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Communities of Practice: Learning, Meaning, and Identity (Learning in Doing: Social, Cognitive and Computational Perspectives) 1st Edition
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Top Customer Reviews
I teach at a school that is part of the Professional Learning Communities (PLC) movement. Wenger's book has shed light on why "top-down" implementation of school improvement has failed. The guru of the PLC movement, Richard Dufour (2004), claims that the three big ideas of PLC's are ensuring that students learn, a culture of collaboration and a focus on results. It is in this context that I found Wenger's book valuable in understanding the poverty of the PLC movement.
Wenger claims that communities of practice are learning communities. Are Professional Learning Communities true learning communities as described by Wenger? The answer is no. In a learning community there is interplay between reification and participation. Reification is the artifacts and procedures of previous practice. Participation is the activity engaged in by the practitioner for the organization that results in reification. It is not an either/or model, but dualism. It is within this interplay that learning about practice and the ownership of meaning and identity formation takes place.
Teachers directed by their employer to become PLCs are required to make such large changes in their teaching practices that they become overwhelmed and lost in establishing new practices. The reason for this is that the PLC regime does not consider the requisite identity work and the time required for teachers to own the meaning of new practices. PLCs are not true learning communities.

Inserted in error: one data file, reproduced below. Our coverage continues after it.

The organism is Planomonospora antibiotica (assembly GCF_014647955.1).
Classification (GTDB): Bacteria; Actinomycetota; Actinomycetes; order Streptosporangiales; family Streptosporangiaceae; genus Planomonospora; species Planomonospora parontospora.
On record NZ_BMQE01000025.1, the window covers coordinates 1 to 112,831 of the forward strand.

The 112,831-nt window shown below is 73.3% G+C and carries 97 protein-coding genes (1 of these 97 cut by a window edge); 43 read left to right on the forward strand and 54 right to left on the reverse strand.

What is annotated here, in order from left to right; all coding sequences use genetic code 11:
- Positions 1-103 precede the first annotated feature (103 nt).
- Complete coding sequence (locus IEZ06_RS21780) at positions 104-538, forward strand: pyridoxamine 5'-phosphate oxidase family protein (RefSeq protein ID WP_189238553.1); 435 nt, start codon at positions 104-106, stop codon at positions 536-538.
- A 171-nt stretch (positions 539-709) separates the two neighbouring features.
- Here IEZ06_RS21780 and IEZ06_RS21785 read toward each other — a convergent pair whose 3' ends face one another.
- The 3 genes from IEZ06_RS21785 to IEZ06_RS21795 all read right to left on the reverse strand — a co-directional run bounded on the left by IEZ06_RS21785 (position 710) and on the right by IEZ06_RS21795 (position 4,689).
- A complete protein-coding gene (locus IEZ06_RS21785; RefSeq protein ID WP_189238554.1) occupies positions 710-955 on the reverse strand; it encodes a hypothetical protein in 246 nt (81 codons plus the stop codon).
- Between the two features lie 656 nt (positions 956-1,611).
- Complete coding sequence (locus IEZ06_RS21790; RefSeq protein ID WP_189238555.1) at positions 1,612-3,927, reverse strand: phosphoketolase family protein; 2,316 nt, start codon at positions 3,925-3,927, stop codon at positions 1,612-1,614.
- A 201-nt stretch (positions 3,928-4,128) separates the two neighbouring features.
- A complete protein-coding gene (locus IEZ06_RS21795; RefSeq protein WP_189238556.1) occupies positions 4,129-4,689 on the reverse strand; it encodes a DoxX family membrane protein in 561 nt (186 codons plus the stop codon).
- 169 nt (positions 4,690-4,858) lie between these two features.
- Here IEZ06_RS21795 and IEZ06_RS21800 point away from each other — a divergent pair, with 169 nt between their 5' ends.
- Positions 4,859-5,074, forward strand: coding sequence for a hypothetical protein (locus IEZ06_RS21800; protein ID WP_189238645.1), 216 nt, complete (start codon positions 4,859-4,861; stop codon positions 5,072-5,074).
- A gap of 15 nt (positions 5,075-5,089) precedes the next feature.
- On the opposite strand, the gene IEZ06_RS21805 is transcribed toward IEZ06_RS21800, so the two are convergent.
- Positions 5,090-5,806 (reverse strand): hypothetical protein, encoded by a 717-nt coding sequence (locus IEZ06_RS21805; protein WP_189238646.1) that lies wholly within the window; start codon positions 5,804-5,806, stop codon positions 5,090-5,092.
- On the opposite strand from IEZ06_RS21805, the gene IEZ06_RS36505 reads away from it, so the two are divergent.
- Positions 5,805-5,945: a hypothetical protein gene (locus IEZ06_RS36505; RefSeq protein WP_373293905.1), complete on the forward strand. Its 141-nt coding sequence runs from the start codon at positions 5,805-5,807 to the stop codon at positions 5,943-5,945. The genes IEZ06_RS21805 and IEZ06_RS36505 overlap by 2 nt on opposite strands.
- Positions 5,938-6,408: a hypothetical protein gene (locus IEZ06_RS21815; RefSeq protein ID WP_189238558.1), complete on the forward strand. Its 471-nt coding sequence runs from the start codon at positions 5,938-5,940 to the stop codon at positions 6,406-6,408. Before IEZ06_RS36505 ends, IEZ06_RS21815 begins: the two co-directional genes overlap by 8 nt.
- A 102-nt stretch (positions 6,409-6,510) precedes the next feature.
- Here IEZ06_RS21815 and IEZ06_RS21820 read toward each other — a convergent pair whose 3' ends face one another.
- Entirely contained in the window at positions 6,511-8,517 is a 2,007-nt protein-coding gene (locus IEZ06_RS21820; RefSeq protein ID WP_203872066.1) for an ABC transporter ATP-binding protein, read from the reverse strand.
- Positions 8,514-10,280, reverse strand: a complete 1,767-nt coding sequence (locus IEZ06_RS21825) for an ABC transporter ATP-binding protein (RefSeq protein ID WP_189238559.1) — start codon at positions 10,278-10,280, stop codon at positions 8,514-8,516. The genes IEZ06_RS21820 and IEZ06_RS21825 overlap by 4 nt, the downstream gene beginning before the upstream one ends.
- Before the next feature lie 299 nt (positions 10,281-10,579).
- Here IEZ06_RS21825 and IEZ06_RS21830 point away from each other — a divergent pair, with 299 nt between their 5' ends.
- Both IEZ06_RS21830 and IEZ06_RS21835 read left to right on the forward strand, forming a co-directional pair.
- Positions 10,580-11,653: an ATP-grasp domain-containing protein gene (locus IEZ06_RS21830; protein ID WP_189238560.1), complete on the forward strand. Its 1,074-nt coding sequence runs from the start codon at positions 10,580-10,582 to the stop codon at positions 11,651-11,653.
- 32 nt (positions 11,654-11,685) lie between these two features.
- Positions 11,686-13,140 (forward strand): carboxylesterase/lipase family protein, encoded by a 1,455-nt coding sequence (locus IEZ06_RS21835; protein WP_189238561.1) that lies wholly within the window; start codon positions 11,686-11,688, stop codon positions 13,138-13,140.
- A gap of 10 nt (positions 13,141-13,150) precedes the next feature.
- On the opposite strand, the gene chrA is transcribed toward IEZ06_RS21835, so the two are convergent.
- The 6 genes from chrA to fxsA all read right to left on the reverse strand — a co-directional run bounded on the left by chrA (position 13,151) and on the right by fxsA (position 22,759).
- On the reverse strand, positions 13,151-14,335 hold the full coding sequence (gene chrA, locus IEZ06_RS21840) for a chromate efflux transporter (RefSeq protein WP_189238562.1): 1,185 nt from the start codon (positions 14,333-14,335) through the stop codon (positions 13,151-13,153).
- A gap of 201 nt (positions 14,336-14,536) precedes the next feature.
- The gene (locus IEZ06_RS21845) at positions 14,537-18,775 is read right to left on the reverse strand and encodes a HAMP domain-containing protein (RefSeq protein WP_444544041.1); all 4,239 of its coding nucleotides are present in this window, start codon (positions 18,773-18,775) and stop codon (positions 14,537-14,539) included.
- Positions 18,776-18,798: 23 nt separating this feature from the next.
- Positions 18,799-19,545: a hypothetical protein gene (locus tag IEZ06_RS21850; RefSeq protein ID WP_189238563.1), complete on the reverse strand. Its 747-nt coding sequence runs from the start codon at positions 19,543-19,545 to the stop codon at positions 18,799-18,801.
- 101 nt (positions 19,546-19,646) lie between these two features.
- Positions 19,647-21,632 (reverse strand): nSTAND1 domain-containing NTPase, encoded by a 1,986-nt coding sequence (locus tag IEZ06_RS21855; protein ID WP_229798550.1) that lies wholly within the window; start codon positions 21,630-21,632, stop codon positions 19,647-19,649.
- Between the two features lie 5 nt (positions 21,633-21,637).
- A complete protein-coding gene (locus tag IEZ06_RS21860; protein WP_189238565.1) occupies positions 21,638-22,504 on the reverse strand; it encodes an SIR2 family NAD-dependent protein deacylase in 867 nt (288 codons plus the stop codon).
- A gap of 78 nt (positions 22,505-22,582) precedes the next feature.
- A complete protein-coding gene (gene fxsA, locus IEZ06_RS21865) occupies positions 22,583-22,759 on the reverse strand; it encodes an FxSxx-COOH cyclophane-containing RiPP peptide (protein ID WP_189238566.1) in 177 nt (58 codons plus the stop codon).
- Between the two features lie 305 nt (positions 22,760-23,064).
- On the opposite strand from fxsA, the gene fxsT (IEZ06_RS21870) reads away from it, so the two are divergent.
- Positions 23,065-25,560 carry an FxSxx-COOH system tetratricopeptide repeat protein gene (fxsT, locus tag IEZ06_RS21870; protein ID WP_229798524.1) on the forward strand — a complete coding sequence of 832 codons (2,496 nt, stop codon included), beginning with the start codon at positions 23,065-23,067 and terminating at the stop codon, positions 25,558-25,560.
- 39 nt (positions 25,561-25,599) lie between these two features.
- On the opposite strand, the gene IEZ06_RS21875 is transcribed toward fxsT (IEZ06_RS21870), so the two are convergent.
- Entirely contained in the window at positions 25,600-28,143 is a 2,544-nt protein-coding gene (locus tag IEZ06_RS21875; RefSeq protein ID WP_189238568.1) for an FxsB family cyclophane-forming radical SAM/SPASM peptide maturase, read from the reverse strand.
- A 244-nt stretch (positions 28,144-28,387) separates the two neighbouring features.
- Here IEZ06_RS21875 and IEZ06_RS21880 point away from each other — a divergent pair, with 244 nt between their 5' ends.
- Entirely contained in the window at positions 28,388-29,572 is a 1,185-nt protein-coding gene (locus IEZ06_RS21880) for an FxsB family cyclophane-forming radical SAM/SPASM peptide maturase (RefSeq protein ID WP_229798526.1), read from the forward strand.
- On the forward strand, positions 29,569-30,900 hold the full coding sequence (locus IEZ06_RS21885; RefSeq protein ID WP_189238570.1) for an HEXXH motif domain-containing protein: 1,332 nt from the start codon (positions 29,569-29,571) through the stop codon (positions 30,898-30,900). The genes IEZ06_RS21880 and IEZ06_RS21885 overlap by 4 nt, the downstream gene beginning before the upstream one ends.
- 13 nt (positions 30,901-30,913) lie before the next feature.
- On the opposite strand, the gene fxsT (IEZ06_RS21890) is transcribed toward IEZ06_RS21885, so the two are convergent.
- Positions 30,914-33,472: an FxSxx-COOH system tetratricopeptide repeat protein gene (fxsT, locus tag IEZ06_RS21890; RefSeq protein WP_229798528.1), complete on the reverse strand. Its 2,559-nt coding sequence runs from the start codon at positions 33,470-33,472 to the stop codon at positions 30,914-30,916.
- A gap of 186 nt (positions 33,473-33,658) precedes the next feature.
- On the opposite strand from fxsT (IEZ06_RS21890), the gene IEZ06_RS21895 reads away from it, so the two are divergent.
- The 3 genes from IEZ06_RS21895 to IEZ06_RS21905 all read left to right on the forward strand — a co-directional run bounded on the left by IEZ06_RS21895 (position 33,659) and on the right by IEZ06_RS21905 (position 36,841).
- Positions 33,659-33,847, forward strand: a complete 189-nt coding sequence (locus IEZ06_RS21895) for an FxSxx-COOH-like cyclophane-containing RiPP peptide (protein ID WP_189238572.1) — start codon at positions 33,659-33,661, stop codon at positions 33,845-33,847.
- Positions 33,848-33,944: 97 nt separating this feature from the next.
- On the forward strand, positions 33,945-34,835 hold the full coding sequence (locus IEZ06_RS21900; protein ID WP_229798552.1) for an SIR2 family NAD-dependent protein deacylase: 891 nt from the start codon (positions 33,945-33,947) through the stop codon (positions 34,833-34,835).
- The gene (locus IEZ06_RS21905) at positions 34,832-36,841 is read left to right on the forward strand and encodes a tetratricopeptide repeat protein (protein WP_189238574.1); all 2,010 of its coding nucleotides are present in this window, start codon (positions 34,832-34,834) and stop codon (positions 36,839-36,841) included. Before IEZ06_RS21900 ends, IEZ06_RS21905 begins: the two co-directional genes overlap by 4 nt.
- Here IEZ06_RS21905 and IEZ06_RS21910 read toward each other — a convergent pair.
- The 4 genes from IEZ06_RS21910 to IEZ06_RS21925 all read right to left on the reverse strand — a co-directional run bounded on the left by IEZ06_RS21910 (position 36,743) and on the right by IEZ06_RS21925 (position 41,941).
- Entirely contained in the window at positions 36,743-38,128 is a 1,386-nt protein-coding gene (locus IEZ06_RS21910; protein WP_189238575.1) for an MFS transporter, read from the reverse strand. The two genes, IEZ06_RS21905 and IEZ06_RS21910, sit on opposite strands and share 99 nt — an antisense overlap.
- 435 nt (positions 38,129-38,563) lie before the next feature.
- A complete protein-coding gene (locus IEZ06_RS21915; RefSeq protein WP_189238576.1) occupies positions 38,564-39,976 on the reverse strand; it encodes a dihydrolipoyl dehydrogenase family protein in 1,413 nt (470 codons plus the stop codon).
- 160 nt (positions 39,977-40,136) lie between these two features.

What about schools? Wenger claims a community of practice emerges when an organization sets forth a structure to accomplish its goal: "...Read more ›
Definitely worth a slow, reflective reading.
Provides a lot of context for thinking about organizational learning.
I found the book to be very thought provoking, but I would recommend his 2002 book, "Cultivating Communities of Practice," for practitioners.
Author of "Strategic Organizational Learning"
My gripe is that there's a lot in this book. A lot. There could be whole books written on boundary, identities, organizational/education design, etc. I'm compelled to re-read this because I fear I missed a lot since it's just got a lot in it.
I really wish I had read this book before I started undergrad. Could've changed the way I think about how I learn.
Most Recent Customer Reviews
A very in depth look at the concept of community of practice. I would definitely recommend this book to anyone who wants to learn more about the COP frameworkPublished on November 13, 2013 by James
Great book to understand how learning, meaning, and identity work within our social learning environments. Again, bought this for my PhD literature review and it helped immensely.Published on May 24, 2013 by Amazon Customer
Must have for researchers on language socialization and work place language teaching. This book lies the very theoretical foundation for community of practice.Published on February 8, 2012 by Yi Zhang
Read this book for my master's research 5 years ago. I still feel the research outlined in this book is relevant today, in my current work. Besides that, it's a great read. Read morePublished on December 1, 2010 by Heather